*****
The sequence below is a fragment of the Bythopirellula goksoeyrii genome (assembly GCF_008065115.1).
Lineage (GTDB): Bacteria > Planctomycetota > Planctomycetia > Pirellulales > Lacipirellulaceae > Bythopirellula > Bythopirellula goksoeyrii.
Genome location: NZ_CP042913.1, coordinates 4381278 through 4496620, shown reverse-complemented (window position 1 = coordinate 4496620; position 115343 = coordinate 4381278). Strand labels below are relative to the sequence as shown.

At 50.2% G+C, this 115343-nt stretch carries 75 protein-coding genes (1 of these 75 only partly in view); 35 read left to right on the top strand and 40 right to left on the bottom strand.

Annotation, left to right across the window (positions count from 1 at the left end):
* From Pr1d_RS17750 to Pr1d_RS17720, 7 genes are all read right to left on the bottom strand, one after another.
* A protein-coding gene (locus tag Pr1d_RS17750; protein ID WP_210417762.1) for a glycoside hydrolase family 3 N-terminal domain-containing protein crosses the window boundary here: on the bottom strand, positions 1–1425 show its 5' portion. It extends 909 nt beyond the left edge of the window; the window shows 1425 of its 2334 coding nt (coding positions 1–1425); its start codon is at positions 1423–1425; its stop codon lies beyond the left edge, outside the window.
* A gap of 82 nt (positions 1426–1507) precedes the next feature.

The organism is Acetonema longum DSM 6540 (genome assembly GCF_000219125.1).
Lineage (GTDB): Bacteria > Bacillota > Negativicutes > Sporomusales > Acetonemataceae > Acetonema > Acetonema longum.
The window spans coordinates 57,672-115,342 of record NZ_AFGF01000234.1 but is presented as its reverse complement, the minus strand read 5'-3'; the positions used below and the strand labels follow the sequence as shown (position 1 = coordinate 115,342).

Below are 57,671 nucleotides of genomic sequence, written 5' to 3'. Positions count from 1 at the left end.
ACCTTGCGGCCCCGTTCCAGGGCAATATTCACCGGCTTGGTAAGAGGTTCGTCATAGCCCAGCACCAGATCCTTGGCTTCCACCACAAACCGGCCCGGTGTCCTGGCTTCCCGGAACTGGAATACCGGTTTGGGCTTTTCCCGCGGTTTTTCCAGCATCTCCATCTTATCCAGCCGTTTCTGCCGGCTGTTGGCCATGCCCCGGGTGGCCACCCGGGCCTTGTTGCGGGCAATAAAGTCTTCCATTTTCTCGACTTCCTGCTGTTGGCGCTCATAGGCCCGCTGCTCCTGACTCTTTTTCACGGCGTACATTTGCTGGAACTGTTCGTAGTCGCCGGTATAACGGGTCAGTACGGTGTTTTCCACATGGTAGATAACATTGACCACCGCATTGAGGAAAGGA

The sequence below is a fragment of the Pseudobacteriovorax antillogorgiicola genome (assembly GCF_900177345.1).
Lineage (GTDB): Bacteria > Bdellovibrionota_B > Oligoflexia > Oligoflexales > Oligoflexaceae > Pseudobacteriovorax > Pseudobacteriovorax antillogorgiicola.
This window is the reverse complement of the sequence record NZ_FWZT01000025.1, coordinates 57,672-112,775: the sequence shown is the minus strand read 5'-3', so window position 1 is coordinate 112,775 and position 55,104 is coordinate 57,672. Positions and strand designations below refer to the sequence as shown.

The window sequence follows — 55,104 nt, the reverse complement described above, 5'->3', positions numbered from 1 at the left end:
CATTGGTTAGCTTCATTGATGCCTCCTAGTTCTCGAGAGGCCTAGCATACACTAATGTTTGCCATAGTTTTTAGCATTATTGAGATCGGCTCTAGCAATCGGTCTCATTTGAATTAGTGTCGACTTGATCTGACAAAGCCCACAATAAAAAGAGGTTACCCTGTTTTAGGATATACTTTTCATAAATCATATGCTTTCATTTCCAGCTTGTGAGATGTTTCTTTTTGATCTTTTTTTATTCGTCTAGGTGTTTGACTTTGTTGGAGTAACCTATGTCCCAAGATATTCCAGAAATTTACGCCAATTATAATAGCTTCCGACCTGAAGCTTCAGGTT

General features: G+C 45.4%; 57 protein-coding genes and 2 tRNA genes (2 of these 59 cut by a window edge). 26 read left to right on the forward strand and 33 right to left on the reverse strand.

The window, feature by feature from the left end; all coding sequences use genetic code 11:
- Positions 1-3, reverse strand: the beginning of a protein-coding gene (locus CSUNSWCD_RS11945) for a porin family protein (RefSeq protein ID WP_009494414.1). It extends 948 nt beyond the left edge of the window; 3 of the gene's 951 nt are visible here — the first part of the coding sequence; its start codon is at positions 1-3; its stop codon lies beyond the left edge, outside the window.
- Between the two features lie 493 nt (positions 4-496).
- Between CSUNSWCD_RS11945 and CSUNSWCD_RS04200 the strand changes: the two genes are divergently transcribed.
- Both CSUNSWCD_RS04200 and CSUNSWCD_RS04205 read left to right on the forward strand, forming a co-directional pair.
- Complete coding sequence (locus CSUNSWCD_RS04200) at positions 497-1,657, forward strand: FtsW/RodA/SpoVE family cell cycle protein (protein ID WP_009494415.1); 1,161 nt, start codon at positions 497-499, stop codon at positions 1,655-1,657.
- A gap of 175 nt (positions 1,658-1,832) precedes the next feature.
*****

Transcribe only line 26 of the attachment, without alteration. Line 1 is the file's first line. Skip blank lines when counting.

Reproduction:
- A gap of 175 nt (positions 1,658-1,832) precedes the next feature.